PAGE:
When you think about your time with PMI Impact Malaria, what is an accomplishment of which you are most proud or that you feel has driven the impact that we’re all working towards collectively? 

One of my proudest accomplishments is being part of the PMI Impact Malaria project since the beginning, for the entire 5 years of the project, and one of the core activities through our project which is OTSS+ (Outreach, Training, and Supportive Supervision Plus)*. As a result of our OTSS+ activity, I’m proud of seeing the quality of care improve in the two provinces that we support in Zambia and how keen the government teams with whom we work with are to reduce malaria in their community. There has been so much progress in diagnosis and clinical treatment, so much so that we have our own country slide bank and have generated our own species of malaria for research and microscopy training purposes. This development was critical to improve microscopy skills and the ability to properly diagnose malaria strains so that the correct treatment can be provided. I can now say enthusiastically that as a country we are working towards malaria elimination. There has been a buy-in from top to bottom in Zambia – from staff at the facility level and right at the rural health post, all the way to the government.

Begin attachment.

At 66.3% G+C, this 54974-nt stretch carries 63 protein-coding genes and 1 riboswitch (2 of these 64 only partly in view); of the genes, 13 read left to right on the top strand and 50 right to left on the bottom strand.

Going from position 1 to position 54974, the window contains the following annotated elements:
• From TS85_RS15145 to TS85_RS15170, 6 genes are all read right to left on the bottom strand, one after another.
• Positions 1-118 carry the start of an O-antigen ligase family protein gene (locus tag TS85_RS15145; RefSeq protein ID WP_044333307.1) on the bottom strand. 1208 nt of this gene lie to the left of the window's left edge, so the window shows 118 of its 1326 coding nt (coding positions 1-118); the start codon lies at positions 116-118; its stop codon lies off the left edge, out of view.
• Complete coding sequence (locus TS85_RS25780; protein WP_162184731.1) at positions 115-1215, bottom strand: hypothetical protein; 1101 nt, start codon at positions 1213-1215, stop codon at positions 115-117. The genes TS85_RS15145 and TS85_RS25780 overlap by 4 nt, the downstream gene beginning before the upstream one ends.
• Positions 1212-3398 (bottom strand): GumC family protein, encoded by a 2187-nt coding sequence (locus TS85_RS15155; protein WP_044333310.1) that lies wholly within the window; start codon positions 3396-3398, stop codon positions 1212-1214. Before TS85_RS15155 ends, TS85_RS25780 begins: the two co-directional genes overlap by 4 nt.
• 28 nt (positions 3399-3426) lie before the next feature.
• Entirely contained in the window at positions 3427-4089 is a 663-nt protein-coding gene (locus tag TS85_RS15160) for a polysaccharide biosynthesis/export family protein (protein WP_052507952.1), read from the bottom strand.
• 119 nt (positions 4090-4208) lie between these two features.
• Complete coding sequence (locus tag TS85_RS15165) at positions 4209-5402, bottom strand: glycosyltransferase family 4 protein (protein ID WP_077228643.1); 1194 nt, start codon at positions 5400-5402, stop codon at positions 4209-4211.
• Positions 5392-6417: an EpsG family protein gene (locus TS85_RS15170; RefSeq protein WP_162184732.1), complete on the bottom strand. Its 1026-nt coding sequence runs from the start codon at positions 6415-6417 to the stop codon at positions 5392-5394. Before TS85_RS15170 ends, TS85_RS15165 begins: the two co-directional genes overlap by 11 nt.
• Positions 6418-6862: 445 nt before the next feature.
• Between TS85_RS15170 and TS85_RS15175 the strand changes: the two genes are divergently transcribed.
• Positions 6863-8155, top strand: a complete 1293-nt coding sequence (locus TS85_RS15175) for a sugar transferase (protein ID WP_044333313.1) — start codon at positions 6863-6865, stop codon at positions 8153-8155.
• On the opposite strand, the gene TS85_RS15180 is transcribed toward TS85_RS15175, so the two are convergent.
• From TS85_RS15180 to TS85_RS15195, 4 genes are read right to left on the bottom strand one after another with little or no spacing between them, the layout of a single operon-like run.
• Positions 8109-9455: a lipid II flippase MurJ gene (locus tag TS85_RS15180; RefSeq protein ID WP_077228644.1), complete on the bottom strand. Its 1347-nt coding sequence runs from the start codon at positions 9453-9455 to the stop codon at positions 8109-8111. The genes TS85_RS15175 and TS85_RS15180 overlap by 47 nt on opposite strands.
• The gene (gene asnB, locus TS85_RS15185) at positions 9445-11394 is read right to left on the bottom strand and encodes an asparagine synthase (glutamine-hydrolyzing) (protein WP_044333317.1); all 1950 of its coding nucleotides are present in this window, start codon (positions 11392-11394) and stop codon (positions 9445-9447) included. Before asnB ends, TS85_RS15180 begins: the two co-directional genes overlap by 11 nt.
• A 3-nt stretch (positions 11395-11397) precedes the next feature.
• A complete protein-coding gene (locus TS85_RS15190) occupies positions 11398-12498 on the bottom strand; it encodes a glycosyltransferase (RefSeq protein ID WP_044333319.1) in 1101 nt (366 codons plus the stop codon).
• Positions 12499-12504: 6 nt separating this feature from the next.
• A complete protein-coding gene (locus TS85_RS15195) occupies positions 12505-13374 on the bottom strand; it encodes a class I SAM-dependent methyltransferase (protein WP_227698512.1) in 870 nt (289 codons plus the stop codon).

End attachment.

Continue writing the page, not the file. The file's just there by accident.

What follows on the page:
*PMI Impact Malaria works across 13 countries to improve malaria service delivery by supporting NMCPs to engage with a four-pronged QI approach. The cornerstone of this strategy is Outreach, Training, and Supportive Supervision Plus (OTSS+), a facility-level approach aimed at improving health facility and provider competency through on-site supportive supervision, troubleshooting, and on-the-job training.  

 

Women are disproportionately impacted by malaria, but they are also a driving force in efforts to end malaria at every level – from the household to the community, nationally and internationally. As we celebrate women in science this month and look towards International Women’s Day in March, what does it mean to you to be a leader for other women in this field?